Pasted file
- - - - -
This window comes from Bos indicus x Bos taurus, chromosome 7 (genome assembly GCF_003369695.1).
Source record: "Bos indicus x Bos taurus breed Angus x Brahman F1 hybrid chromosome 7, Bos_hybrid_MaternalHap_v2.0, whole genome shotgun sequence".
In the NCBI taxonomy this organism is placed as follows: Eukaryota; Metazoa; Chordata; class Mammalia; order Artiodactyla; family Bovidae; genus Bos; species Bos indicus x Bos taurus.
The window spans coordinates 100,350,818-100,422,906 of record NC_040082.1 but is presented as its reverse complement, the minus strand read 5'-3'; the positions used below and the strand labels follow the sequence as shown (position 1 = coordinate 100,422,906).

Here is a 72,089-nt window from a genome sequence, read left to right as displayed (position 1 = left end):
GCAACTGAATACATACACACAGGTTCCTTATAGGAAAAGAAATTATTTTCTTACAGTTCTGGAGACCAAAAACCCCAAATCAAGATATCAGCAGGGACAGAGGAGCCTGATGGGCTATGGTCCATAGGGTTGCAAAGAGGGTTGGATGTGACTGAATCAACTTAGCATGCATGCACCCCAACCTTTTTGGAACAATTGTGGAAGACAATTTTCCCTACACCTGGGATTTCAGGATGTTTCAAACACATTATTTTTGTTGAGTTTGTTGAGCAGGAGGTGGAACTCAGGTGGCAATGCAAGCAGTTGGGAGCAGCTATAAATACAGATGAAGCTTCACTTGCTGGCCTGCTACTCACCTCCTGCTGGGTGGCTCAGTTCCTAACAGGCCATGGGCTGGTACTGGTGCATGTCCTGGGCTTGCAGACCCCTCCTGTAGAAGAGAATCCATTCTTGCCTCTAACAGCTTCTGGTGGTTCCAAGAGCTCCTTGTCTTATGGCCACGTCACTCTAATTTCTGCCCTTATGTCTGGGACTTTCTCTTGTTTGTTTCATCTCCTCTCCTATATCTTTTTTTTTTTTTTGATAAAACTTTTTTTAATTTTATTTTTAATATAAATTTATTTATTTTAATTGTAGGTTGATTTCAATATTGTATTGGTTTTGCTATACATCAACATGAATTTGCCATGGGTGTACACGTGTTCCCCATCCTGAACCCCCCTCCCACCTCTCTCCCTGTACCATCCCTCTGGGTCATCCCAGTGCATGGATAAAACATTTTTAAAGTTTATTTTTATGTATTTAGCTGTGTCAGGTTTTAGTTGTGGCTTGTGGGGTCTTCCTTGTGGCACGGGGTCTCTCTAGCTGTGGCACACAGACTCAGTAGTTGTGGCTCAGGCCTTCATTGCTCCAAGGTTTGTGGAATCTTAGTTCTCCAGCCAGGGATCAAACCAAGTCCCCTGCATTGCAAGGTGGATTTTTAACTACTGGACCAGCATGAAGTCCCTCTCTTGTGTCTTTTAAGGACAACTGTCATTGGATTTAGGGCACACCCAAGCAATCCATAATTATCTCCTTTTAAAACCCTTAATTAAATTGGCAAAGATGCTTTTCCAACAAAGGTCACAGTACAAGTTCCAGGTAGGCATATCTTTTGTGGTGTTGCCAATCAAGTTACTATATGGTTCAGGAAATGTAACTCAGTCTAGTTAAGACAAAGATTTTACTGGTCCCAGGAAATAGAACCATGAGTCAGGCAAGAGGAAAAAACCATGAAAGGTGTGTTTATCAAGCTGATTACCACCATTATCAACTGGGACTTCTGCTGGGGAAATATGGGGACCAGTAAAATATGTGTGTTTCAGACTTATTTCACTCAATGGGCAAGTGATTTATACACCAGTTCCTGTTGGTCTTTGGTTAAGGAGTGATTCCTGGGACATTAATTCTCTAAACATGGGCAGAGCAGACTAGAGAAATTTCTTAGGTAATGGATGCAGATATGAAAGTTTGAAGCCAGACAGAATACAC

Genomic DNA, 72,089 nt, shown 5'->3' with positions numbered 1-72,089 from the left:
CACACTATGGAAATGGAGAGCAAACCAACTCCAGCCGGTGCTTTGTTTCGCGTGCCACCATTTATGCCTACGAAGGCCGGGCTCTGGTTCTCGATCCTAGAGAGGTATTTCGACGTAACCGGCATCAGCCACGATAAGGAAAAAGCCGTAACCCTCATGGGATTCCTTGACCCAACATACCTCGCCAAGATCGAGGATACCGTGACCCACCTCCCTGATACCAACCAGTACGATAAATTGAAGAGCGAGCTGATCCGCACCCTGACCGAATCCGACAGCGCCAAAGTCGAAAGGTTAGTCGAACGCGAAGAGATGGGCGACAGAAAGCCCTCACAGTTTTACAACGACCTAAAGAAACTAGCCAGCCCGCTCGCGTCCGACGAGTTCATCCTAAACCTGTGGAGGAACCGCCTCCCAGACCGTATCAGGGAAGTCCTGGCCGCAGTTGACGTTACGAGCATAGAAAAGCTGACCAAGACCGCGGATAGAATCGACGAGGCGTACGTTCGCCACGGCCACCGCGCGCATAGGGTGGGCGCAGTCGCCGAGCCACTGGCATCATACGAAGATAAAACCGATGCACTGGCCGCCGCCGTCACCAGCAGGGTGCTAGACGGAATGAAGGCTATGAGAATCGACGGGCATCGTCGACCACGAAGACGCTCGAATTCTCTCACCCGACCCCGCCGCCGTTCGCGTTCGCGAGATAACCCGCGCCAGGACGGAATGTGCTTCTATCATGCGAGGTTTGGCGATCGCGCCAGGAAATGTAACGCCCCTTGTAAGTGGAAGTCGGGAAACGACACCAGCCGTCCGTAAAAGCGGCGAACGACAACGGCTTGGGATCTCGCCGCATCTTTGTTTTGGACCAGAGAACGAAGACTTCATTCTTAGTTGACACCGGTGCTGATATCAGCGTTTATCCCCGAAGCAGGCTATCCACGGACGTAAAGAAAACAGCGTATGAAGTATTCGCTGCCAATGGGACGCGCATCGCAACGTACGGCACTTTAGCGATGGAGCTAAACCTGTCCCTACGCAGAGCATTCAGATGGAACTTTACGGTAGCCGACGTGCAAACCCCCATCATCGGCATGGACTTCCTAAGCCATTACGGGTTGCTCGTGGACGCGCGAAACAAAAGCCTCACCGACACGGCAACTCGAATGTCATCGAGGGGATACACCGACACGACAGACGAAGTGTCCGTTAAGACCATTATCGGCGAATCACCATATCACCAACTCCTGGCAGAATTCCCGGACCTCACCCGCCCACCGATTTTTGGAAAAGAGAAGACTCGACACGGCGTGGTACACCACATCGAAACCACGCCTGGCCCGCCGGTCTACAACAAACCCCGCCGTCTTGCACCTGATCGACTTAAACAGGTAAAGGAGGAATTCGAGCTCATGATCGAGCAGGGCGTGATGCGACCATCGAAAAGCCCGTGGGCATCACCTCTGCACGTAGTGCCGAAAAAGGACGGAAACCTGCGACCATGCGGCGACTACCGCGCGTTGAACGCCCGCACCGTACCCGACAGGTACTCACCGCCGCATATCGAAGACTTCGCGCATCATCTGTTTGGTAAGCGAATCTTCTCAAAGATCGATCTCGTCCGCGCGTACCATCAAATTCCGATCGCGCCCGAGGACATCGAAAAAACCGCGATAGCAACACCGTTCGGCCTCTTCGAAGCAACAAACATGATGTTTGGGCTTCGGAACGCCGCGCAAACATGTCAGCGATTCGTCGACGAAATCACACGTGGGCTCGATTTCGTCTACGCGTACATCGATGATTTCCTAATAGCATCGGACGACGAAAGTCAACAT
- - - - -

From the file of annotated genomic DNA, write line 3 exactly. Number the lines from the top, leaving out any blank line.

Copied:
In the NCBI taxonomy this organism is placed as follows: Eukaryota; Metazoa; Chordata; class Mammalia; order Artiodactyla; family Bovidae; genus Bos; species Bos indicus x Bos taurus.